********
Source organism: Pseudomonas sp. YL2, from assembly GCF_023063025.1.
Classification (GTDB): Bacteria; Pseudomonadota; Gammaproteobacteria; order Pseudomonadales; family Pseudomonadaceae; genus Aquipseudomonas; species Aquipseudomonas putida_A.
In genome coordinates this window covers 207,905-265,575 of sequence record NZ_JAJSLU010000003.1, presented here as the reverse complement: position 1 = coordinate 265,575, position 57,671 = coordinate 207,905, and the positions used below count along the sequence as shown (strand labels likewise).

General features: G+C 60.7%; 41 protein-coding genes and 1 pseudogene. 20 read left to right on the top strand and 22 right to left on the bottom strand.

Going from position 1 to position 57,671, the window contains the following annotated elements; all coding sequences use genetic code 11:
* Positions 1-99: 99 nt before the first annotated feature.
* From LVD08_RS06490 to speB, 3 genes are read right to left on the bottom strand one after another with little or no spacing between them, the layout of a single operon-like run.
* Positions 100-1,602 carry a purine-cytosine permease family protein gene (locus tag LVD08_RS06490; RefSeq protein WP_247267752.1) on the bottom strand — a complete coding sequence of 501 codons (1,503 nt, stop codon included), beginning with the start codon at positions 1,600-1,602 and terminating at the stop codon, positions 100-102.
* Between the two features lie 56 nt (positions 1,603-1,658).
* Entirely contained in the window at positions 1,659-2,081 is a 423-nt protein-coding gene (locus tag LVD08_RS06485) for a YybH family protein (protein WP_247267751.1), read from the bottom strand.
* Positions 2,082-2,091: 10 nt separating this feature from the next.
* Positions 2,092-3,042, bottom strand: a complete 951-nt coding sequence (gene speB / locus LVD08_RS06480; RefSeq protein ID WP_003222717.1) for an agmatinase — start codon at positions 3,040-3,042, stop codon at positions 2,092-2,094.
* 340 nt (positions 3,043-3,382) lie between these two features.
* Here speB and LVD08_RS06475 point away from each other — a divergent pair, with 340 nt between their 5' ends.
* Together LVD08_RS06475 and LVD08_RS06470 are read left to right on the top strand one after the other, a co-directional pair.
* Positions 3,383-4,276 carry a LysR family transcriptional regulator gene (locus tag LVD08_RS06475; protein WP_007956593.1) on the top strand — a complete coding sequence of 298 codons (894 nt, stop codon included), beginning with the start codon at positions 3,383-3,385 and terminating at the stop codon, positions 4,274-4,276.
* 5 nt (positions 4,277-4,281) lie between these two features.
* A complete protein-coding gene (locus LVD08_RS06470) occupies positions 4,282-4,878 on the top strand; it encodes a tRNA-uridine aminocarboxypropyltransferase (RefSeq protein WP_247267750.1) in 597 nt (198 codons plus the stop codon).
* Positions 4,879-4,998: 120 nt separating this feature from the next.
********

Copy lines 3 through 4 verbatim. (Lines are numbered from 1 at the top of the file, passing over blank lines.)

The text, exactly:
In genome coordinates this window covers 207,905-265,575 of sequence record NZ_JAJSLU010000003.1, presented here as the reverse complement: position 1 = coordinate 265,575, position 57,671 = coordinate 207,905, and the positions used below count along the sequence as shown (strand labels likewise).

General features: G+C 60.7%; 41 protein-coding genes and 1 pseudogene. 20 read left to right on the top strand and 22 right to left on the bottom strand.